There’s something special about childhood memories. They deliver warmth to our minds and souls in the same way that freshly baked cookies do to our mouths. Something exists within their DNA that delivers peace and simpler times. No matter how hard we try to recreate that warmth – the fullness will never be present. Like Dwight Schrute once said nostalgia is powerful. Nostalgia can be intoxicating but it can never truly be duplicated. 2019 has been the year for Disney’s attempt to recreate that magic and warmth with nostalgia. Already giving us Dumbo & Aladdin earlier this year and Maleficent: Mistress of Evil still arriving in October. Even their television movies have cashed in with Kim Possible. Now, one of the most beloved films in their animated arsenal is getting ready to get the live action treatment in The Lion King.
This modern-day version tells the story of a young cub named Simba, who after mistakenly thinking he killed his father, goes on the run and befriends a warthog and lemur. The young cub must rediscover himself and his values when his homeland is overtaken by his evil uncle. The Lion King has always been a property with depth. Themes of identity, bullying, and community have always run wild within the heart of this film. Director, Jon Faveru, does a good job at crafting such themes for a modern audience. Allowing the legacy of The Lion King to continue in its’ traditional sense.
Though, The Lion King is a bit of a blessing and a curse. It’s a gorgeous film to gaze upon. The visual aesthetic of the animals and sets are absolutely astonishing. Disney has seriously set the bar high in the visual nature alone of this film. Though, it’s a curse in the same breath. The scenery is beautiful but that’s not always the case. When the lions need to convey emotion or even sometimes talk. I’m not the biggest anime fan and I’ve never really understood the complaint for bad dubs – until now. The first act of this film is littered with bad dubs. There are even some far-off shots with some dubs but the camera is far away to avoid the mouth. It feels purposeful and intentional.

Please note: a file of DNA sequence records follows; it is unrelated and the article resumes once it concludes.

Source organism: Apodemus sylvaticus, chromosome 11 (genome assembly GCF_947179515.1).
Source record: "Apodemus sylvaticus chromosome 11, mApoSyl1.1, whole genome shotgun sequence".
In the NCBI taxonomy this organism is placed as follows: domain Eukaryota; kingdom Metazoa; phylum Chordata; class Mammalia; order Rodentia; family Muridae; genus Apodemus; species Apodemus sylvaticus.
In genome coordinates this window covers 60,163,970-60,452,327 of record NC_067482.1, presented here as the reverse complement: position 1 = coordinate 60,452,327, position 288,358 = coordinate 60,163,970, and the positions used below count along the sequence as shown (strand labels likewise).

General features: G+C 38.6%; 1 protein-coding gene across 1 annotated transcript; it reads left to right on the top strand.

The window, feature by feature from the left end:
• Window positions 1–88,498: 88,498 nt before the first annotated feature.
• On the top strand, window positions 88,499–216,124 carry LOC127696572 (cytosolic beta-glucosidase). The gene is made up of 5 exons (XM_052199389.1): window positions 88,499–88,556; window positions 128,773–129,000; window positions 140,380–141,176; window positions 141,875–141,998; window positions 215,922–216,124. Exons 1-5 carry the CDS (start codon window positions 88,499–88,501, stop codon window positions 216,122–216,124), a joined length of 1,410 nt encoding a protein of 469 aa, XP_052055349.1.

Not to mention, the first act seems to be the source of its’ issues. On top of the bad dubs, emotionless characters – the voice acting can really take that to another level. Some of the delivery within the first act just feels flat and void of any emotion. Completely stoic in delivery. As if someone watched the source material and decided to do a version of The Lion King but as Scarlett Johannsen’s Major from Ghost in the Shell. By the climax of the movie, though, it does feel like these issues do end up correcting themselves.
Even for all of its’ issues, the movie continuously reminds you why you love these characters. Bringing back fan favorites like “I Just Can’t Wait to Be King”, “Be Prepared” & of course, “Hakuna Matata”. The Lion King is filled with iconic moments that are ushered in with new heart and humor. Though for this remake it’s the chemistry of Billy Eicher’s Timon & Seth Rogen’s Pumbaa who steal the show. The comedic timing between the duo is impeccable. Crafting some of the best one liners within the entirety of the movie.
Overall, The Lion King (2019), apparently can wait to be king. While the film beautifully recreates iconic scenes and songs on a gorgeous, realistic canvas – it feels empty. Thanks in part to some of its’ voice acting, line delivery, and emotionless animation. The Lion King can sometimes feel as though it is without a heart. It leads the pack with its strong visual aesthetic and phenomenal casting. The Lion King is fun trip down memory lane, though may not the one you wanted.